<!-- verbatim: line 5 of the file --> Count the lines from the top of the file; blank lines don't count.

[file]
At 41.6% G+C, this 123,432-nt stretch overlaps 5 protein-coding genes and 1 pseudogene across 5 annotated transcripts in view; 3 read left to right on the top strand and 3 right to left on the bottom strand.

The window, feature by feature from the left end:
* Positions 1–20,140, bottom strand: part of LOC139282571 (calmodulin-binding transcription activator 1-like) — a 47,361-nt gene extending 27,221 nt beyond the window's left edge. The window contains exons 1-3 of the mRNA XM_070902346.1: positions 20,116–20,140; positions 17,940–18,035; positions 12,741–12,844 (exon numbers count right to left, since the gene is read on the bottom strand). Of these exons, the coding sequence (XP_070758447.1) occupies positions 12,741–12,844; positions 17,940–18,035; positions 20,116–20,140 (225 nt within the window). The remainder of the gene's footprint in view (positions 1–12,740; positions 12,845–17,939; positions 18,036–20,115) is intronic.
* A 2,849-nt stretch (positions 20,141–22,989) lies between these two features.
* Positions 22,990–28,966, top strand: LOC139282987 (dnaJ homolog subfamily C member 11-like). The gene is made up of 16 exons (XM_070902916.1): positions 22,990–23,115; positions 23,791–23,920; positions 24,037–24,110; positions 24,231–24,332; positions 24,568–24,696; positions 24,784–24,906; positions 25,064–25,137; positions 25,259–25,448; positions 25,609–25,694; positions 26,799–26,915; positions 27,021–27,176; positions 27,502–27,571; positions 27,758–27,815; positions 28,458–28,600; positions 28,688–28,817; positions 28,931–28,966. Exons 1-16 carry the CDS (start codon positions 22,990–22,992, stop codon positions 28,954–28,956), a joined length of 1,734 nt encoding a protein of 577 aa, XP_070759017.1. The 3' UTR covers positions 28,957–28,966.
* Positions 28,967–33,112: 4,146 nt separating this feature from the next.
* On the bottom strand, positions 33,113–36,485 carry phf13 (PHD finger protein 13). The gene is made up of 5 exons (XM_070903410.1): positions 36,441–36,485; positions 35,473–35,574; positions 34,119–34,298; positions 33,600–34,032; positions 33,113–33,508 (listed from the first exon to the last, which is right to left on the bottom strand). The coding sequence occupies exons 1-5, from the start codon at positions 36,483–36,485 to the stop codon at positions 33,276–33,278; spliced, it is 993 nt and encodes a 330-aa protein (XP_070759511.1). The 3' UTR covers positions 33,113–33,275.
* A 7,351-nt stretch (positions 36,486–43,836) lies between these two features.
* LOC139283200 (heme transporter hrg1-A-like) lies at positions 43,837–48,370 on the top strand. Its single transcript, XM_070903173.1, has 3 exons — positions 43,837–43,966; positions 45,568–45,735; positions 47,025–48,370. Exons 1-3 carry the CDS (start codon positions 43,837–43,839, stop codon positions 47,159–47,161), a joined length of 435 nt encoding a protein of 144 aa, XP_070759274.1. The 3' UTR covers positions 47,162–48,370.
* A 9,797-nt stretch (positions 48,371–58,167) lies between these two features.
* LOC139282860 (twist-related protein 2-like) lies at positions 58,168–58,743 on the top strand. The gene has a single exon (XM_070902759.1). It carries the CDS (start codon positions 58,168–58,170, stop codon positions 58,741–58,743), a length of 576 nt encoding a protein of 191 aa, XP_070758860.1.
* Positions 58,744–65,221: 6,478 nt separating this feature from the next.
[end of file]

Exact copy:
* Positions 22,990–28,966, top strand: LOC139282987 (dnaJ homolog subfamily C member 11-like). The gene is made up of 16 exons (XM_070902916.1): positions 22,990–23,115; positions 23,791–23,920; positions 24,037–24,110; positions 24,231–24,332; positions 24,568–24,696; positions 24,784–24,906; positions 25,064–25,137; positions 25,259–25,448; positions 25,609–25,694; positions 26,799–26,915; positions 27,021–27,176; positions 27,502–27,571; positions 27,758–27,815; positions 28,458–28,600; positions 28,688–28,817; positions 28,931–28,966. Exons 1-16 carry the CDS (start codon positions 22,990–22,992, stop codon positions 28,954–28,956), a joined length of 1,734 nt encoding a protein of 577 aa, XP_070759017.1. The 3' UTR covers positions 28,957–28,966.